Popular Questions from Parents of Preschoolers

Through my therapy and counseling work with young children and their parents, I am inevitably asked a lot of questions. Parenting can be challenging, rewarding and scary all at the same time, but it might be comforting to know that parents often ask questions about the same issues year after year. So, you’re not alone! Here are the answers to some of the most common questions I get from the parents of preschool children:

Q. Is there some emotional reason my child still sucks his thumb? How do I get him to stop?

A. Non-nutritive sucking is a comfort to babies, triggering a release of “feel-good” chemicals in the brain. When young children feel anxious or tired, they sometimes turn to the thumb for natural comfort. Experts say there is no harm caused by thumb-sucking before age 4 or 5. To get your child to stop sucking his thumb, try providing a distraction or alternative comfort when you notice him going for it. Don’t scold him or pull his thumb from his mouth – this will only create a power struggle. Instead, reinforce self-soothing but provide other outlets, such as listening to soft music, a warm bath, snuggling or reading books together.

Q. Why does my toddler love to say “NO!” so often? 

A. Your toddler has just discovered that she is a separate entity from you! Up until around the age of 2, children perceive themselves as an extension of their main caregiver. They experience the first phase of “individuation” once they begin toddling around, and with this comes a pronounced sense of power. As they begin to speak, the word “no” packs a lot of punch, but don’t take it personally. She’s just trying a bit of independence on for size.

Q. How do I get my preschooler to sit still? He’s always moving and squirming.

A. Young children are wired for motion. Some even process information through movement and touch, which is natural and normal. Encourage him to run, climb and play as much as possible at this age. If you’re planning to sit down for dinner or go someplace where movement is not appropriate, be sure to give him an opportunity to use up some of his energy before it’s time to sit. Also, be mindful of the time he’s expected to sit still – he likely won’t last long!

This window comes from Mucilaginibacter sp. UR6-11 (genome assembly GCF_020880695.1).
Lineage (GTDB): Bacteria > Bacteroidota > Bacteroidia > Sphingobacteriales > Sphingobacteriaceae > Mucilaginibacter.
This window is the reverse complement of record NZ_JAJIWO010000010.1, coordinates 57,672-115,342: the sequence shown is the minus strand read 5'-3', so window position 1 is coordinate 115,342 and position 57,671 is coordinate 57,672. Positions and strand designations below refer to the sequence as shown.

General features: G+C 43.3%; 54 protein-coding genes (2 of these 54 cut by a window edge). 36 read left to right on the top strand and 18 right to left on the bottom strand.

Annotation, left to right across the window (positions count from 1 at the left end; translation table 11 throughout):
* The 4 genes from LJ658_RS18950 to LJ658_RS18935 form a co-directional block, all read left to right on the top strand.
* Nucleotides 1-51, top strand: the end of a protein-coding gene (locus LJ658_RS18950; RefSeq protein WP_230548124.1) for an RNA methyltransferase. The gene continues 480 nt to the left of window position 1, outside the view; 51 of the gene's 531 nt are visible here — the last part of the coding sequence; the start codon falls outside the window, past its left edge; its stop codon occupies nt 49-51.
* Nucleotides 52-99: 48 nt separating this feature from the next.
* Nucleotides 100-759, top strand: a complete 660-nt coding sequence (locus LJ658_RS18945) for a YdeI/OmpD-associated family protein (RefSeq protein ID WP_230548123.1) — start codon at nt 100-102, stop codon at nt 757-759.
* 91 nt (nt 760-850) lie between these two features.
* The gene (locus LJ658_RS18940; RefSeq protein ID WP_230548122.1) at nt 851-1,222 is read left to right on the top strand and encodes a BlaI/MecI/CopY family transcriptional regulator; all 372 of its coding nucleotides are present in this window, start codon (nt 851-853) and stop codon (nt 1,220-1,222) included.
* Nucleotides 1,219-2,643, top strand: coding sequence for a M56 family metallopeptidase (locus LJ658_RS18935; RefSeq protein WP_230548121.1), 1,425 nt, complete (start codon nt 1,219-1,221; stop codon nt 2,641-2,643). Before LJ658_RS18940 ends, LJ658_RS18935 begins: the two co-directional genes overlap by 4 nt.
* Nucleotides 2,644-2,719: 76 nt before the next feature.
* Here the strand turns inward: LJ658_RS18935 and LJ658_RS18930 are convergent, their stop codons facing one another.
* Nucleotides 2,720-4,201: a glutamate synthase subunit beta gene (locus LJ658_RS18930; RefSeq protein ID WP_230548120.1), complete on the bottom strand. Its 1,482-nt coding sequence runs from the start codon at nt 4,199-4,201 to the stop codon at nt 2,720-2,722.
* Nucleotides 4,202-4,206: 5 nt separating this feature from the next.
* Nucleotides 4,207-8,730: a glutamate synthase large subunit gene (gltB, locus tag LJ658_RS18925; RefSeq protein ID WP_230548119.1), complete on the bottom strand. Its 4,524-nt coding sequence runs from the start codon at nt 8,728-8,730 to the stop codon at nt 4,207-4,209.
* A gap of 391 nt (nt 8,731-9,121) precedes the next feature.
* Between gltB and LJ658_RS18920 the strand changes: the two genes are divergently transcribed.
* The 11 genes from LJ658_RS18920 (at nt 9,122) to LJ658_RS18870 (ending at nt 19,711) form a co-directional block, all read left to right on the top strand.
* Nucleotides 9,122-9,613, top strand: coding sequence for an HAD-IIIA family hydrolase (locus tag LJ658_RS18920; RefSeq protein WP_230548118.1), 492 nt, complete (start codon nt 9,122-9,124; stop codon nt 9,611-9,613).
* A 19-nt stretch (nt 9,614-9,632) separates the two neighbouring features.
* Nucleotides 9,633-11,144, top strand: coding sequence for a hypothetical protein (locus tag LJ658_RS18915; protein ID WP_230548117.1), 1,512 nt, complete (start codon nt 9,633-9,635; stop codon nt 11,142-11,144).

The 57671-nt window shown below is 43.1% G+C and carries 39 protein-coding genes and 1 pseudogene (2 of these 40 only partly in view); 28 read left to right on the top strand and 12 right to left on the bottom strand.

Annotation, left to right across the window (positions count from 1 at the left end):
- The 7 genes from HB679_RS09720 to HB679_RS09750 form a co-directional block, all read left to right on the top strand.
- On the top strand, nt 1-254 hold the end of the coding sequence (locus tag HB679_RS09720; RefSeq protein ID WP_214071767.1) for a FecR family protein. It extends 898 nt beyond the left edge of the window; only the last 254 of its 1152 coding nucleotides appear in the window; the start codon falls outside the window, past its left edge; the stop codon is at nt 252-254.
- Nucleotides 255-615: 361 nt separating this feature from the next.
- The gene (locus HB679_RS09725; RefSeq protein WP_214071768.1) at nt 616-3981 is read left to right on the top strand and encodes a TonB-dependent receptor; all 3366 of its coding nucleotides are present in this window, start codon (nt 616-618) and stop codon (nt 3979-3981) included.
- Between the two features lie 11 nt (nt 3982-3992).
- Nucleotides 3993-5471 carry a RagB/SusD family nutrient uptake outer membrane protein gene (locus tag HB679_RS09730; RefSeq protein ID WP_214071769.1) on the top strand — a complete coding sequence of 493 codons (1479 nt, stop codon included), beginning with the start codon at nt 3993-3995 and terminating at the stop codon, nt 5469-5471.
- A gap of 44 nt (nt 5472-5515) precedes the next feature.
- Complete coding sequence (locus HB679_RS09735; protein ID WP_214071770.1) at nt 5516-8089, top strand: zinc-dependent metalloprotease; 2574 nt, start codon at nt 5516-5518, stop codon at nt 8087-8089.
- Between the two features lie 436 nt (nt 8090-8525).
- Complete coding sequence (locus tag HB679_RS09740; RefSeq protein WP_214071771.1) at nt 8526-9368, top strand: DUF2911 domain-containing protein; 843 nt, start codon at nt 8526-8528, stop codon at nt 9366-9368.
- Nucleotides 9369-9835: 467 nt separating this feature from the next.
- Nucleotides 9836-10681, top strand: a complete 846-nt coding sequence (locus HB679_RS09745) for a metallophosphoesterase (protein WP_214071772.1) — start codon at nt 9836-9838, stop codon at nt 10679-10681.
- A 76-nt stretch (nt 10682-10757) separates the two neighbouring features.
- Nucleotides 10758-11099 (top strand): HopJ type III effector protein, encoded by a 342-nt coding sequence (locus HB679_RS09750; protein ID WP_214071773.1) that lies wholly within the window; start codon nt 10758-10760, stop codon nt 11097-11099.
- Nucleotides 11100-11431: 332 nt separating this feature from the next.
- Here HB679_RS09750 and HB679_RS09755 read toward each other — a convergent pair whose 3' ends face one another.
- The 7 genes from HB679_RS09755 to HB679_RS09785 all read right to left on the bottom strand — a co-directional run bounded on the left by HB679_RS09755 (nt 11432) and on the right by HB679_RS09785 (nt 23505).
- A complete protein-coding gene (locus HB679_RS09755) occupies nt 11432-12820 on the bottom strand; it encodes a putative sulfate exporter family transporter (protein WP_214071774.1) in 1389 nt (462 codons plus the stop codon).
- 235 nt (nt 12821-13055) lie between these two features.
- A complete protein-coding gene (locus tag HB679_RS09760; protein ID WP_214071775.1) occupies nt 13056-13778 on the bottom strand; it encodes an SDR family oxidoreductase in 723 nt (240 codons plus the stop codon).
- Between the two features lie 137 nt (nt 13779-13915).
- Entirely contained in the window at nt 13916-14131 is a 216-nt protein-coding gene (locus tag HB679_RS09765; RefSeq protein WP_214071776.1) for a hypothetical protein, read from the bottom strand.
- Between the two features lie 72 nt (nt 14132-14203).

Q. My daughter cries every time I drop her off at preschool. It breaks my heart! What do I do?

A. Separation anxiety between the ages 18 months and 3 years is a normal part of a child’s development. Many times, a parent’s anxiousness can make this experience worse. I encourage you to see this as your opportunity to teach your child that she can be away from you and have a good time. Showing that you will always return for her through these repeated experiences will help her develop age-appropriate independence. Have a pep talk in the morning to remind her she’ll be going to school and you’ll be dropping her off. Once you arrive, give her a big hug and tell her you love her and you’ll be back. Then, turn and leave without looking back; I know it’s hard, but I promise her tears will dry within five minutes after you leave! It also might be helpful to read “The Kissing Hand” by Audrey Penn with her and to develop your own ritual to combat the anxiety she feels during those times.

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